The Way of Truth and Ma’at

In ancient African philosophy Ma’at is the primordial principle which gives order to all values. Several thousand years before that Semitic band of stragglers who later called themselves Jews...
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In ancient African philosophy Ma’at is the primordial principle which gives order to all values. Several thousand years before that Semitic band of stragglers who later called themselves Jews wended their way into Egypt, the Egyptian philosphers had codified universal moral principles into a coherent value system called Ma’at. It is considered to be a fixed element of cosmic order, part of the Truth-Justice which allows a country to be orderly, harmonious and successful. Ma’at represents the notion of moral perfection–supreme virtue. All men living in society must submit themselves to transcending moral standards which guide and measures all human activity. It was associated with the seven cardinal virtues, supposedly the keys to human perfectability: Truth, Justice, Propriety, Harmony, Balance, Reciprocity and Order. From advice on how the mighty God-Kings (called Pharohs) should rule, to the duty a peasant owed to his country was covered in the Ma’at.

The symbolic representation of Ma’at was as an anthromorphic winged Goddess, believed to be the prototype of the concept of an angel. She was the representation of Truth and Righteousness. On here brow was an ostritch feather, this was supposedly the measure of righteousness against which hearts were weighed. Her symbol was a scale and the combination of feather and scale symbolised the principles of Ma’at.

Like modern religious systems, the Ma’at was concerned with both the Living and the Dead. People were expected to live their lives in accordance with these principles. This would ensure a perfect society and government, it would mean that all citizens had optimum life chances and that justice would be irrespective of station. The Ma’at embodied political theory, religion, civic duty, ethics and a comprehensive cosmogony. Egyptians were admonished to give bread to the hungry, clothes to the naked and a boat to those without one.” The similarities to the charity advocated in the Gospels caused Weber to note that “…presumably the development of the old Israelite charity was influenced by Egypt.”

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It was the standards of the Ma’at against which the Egyptian souls of were judged in dead. At the entrance to the House of the Dead, souls were judged by Osiris. The Dead stood between the two figures of Ma’at and repeated “Declarations of Innocence” which were negative confessions, remarkably similar to the Ten Commandments. The two figures of Ma’at were also symbolic, one personified physical laws, and the other stood for moral virtues. Their hearts (believed to be the seat of the soul) were weighed against the ostrich feather, this process was supervised by the Gods

<b>Heru</b> and <b>Anpu</b>. While the Dead repeated the Declarations, the heart responded; if it balanced with the feather, the soul would get a reward. The God <b>Djhuiti</b> recorded the outcome in the book of Judgement.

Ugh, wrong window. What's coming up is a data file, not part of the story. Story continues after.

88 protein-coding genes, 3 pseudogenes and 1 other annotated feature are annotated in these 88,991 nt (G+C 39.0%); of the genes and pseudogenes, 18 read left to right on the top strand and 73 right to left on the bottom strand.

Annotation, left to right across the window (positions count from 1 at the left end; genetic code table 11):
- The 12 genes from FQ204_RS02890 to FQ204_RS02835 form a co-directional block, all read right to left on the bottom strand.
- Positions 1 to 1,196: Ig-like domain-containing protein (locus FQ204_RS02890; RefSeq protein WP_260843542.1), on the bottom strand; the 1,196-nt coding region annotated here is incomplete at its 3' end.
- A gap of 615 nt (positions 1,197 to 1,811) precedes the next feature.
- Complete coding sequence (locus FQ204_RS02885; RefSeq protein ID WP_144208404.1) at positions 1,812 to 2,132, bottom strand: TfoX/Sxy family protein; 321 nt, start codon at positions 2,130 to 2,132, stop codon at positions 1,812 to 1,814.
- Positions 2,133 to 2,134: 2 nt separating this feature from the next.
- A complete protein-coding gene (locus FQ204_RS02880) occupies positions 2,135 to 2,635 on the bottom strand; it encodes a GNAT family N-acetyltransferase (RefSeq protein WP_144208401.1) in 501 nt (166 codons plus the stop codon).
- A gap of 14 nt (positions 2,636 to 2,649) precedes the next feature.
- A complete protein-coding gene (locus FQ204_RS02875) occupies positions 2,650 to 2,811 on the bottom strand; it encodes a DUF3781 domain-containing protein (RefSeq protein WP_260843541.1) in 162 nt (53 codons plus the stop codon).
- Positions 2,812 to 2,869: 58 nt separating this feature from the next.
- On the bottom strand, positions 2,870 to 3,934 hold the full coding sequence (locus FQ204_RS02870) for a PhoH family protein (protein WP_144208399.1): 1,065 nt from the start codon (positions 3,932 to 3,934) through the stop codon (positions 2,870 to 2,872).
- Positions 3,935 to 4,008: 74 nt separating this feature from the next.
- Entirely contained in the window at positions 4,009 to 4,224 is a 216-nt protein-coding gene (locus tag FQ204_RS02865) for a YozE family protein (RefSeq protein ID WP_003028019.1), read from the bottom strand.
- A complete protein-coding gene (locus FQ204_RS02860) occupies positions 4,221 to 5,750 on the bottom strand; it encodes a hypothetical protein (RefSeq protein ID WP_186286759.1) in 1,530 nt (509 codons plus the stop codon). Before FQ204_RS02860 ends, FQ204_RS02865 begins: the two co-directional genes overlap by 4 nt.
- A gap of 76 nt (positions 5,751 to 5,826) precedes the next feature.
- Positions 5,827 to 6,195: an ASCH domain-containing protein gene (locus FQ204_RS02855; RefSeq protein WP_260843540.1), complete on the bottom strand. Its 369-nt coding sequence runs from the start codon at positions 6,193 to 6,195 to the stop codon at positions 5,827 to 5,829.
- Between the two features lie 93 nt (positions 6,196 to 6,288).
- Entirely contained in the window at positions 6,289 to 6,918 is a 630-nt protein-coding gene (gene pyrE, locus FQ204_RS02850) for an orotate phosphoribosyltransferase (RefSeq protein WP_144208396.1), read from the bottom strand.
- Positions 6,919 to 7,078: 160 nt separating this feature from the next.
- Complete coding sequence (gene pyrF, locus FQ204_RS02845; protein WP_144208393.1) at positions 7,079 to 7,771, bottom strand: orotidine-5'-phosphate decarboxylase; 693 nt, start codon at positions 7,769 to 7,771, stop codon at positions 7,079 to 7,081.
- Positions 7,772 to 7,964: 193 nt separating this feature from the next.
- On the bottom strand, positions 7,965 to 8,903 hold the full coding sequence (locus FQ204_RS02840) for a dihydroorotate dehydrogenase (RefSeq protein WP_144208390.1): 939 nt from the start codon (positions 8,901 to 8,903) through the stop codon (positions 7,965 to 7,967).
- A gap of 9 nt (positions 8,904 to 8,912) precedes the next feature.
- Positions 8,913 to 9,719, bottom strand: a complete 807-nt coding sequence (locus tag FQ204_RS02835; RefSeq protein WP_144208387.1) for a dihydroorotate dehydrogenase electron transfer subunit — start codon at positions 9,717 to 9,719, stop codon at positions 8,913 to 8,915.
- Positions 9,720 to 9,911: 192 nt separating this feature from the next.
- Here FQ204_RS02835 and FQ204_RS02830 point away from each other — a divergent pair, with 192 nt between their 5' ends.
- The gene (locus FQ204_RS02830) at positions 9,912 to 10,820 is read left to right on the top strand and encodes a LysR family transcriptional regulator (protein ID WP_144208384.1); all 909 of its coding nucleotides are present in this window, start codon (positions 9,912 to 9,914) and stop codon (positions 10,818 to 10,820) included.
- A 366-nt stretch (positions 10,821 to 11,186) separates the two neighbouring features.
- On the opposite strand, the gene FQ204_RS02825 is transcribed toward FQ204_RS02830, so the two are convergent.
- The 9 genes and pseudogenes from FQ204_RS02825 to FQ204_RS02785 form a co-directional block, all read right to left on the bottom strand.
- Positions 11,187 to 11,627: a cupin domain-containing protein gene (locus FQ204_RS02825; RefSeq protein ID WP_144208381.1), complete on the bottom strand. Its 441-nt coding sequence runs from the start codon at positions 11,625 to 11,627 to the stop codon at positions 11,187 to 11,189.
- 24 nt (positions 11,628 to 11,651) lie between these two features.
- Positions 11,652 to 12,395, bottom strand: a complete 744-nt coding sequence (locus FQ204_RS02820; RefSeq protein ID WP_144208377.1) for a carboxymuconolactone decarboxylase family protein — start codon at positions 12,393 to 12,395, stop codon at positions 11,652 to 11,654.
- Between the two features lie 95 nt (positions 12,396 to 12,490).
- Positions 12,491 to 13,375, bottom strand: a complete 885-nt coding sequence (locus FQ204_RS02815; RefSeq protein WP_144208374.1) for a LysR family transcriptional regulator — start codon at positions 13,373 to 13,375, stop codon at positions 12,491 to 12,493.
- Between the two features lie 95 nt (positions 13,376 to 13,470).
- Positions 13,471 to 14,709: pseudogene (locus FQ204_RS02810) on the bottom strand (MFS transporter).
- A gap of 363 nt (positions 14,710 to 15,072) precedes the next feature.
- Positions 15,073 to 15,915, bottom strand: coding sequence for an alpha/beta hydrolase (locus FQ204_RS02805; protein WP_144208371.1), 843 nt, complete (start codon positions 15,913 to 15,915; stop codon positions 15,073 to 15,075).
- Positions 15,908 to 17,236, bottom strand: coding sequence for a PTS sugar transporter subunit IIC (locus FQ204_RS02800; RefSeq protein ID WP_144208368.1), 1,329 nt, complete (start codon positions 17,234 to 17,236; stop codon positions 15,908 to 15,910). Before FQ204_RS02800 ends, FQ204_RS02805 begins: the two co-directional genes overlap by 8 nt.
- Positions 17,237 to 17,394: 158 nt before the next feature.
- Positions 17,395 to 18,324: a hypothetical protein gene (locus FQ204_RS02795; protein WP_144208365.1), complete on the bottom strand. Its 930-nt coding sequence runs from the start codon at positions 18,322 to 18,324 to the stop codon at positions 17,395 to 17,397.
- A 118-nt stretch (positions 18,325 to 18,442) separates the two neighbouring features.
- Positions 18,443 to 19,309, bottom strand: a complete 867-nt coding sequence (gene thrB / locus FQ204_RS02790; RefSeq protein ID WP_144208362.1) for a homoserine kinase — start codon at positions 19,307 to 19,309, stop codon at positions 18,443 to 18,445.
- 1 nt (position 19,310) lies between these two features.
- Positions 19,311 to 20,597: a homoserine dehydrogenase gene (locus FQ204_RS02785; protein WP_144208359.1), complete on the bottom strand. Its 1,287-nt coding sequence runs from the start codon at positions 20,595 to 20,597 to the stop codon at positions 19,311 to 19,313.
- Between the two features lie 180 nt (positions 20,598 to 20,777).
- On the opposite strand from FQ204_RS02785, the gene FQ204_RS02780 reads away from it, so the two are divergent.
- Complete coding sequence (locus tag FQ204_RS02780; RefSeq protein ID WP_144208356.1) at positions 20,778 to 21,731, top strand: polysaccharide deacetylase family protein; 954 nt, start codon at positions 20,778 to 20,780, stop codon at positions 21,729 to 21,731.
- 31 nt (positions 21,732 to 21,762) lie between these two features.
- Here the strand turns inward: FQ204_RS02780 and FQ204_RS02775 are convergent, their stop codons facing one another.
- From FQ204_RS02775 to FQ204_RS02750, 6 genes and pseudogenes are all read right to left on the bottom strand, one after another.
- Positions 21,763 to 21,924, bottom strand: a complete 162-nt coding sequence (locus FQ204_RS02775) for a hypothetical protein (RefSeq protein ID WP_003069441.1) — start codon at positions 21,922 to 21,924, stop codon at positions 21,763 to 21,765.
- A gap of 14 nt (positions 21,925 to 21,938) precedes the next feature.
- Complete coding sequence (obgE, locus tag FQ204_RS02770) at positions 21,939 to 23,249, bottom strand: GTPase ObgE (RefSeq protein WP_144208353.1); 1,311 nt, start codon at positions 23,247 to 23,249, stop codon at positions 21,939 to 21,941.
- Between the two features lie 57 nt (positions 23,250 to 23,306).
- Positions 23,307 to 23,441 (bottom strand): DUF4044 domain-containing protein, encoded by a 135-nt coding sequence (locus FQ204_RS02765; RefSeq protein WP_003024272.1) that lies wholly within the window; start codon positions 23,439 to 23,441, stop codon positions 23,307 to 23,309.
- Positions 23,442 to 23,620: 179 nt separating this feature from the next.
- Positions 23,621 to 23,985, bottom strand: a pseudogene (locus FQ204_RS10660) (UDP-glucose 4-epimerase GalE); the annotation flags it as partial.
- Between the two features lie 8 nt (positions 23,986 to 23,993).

Hell was instantaneous. A ravenous beast with the head of a crocodile, and referred to as ‘The Devourer of Soul’ sat at the foot of “The Throne of Judgement”. On this throne, Osiris witnessed the entire process of declaration and weighing, after which he made the final pronouncement on the fate of the soul. If an “unjustified” verdict was rendered, the beast pounced upon the heart and ate it.

Ma’athian ethics evolved in during the consolidation of Upper and Lower Egypt which were unified circa 3500 BCE under

<b>Menses</b>. With the expansion of the territory and the growth in the beaurocratic class. It was recognised that some sort of code ought to be devised to provide for the ordering of the State. As with most belief systems, the state had a profound impact on religion. Religion, in turn exerts a critical force on the organisation of the State. Historically, weak administration and avarice produced internal chaos, but a strong disinterested commitment to honorable service made for stability and harmony. Thus the exhaustive concepts of Ma’athian ethics emerged, a cautious blend of religion, philosophy and regulations. <i> <b>Acts 7:22</b></i> admits that “Moses was learned in all the wisdom of the Egyptians, and was mighty in words and deeds.” We al know the tired story of how he was raised in Egypt, studied at the best schools and was credited with the dissemination of monotheism. What is never admitted is that Egyptians believed in One God, and practiced Ma’athian ethics, which would have been passed on to Moses’ teachings as ‘foreign’, accusing him of abandoning their religion and foisting on them the faith of his Nubian wife.

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The American scholar

<b>James Breasted</b> in his book <i>“The Dawn of Conscience”</i> traced the evolution of human conscience and ethics to its origins in African philosophy. He said, “it is now evident, that the ripe social and moral development of mankind in the Nile Valley, which is three thousand (3000) years older than that of the Hebrew literature which we now call the Old Testament.” He concluded that human moral heritage and social idealism was gleaned from a past which was anterior to the Jews. It is a result of the social experience of man himself, and was not a product of some spiritual revelation.

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